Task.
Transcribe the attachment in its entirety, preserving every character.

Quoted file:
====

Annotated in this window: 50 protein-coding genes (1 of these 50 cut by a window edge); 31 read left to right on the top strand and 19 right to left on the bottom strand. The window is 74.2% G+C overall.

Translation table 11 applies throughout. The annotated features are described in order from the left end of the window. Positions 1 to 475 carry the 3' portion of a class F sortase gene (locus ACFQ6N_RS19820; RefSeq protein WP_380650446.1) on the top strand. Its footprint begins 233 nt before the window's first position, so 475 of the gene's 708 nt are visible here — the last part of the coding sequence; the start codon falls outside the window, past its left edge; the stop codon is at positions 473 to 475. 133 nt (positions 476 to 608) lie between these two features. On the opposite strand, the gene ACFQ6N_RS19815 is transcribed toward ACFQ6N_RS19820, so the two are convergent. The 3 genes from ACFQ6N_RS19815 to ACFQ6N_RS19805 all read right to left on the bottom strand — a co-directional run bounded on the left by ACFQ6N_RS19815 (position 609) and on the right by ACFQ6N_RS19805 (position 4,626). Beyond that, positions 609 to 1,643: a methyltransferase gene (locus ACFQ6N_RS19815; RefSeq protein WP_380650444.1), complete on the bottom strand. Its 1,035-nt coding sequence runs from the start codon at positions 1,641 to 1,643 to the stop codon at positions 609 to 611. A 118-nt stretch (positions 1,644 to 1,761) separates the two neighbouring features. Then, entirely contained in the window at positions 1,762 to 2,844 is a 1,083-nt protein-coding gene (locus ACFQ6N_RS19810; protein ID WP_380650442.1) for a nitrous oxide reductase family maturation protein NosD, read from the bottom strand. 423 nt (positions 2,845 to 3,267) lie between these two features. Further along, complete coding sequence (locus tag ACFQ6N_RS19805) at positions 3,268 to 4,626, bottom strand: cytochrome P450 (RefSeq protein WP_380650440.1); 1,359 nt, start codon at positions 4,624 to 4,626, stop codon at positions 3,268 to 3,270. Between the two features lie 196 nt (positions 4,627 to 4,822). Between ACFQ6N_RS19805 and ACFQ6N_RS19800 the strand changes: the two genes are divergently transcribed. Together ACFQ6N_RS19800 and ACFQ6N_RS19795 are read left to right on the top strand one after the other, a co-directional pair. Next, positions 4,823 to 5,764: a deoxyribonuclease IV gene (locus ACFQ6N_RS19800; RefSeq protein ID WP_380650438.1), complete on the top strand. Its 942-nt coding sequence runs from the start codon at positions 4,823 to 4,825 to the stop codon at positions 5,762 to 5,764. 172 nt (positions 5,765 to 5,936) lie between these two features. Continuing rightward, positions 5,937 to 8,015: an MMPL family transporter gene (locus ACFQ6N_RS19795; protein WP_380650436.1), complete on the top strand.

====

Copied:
Annotated in this window: 50 protein-coding genes (1 of these 50 cut by a window edge); 31 read left to right on the top strand and 19 right to left on the bottom strand. The window is 74.2% G+C overall.

Translation table 11 applies throughout. The annotated features are described in order from the left end of the window. Positions 1 to 475 carry the 3' portion of a class F sortase gene (locus ACFQ6N_RS19820; RefSeq protein WP_380650446.1) on the top strand. Its footprint begins 233 nt before the window's first position, so 475 of the gene's 708 nt are visible here — the last part of the coding sequence; the start codon falls outside the window, past its left edge; the stop codon is at positions 473 to 475. 133 nt (positions 476 to 608) lie between these two features. On the opposite strand, the gene ACFQ6N_RS19815 is transcribed toward ACFQ6N_RS19820, so the two are convergent. The 3 genes from ACFQ6N_RS19815 to ACFQ6N_RS19805 all read right to left on the bottom strand — a co-directional run bounded on the left by ACFQ6N_RS19815 (position 609) and on the right by ACFQ6N_RS19805 (position 4,626). Beyond that, positions 609 to 1,643: a methyltransferase gene (locus ACFQ6N_RS19815; RefSeq protein WP_380650444.1), complete on the bottom strand. Its 1,035-nt coding sequence runs from the start codon at positions 1,641 to 1,643 to the stop codon at positions 609 to 611. A 118-nt stretch (positions 1,644 to 1,761) separates the two neighbouring features. Then, entirely contained in the window at positions 1,762 to 2,844 is a 1,083-nt protein-coding gene (locus ACFQ6N_RS19810; protein ID WP_380650442.1) for a nitrous oxide reductase family maturation protein NosD, read from the bottom strand. 423 nt (positions 2,845 to 3,267) lie between these two features. Further along, complete coding sequence (locus tag ACFQ6N_RS19805) at positions 3,268 to 4,626, bottom strand: cytochrome P450 (RefSeq protein WP_380650440.1); 1,359 nt, start codon at positions 4,624 to 4,626, stop codon at positions 3,268 to 3,270. Between the two features lie 196 nt (positions 4,627 to 4,822). Between ACFQ6N_RS19805 and ACFQ6N_RS19800 the strand changes: the two genes are divergently transcribed. Together ACFQ6N_RS19800 and ACFQ6N_RS19795 are read left to right on the top strand one after the other, a co-directional pair. Next, positions 4,823 to 5,764: a deoxyribonuclease IV gene (locus ACFQ6N_RS19800; RefSeq protein ID WP_380650438.1), complete on the top strand. Its 942-nt coding sequence runs from the start codon at positions 4,823 to 4,825 to the stop codon at positions 5,762 to 5,764. 172 nt (positions 5,765 to 5,936) lie between these two features. Continuing rightward, positions 5,937 to 8,015: an MMPL family transporter gene (locus ACFQ6N_RS19795; protein WP_380650436.1), complete on the top strand.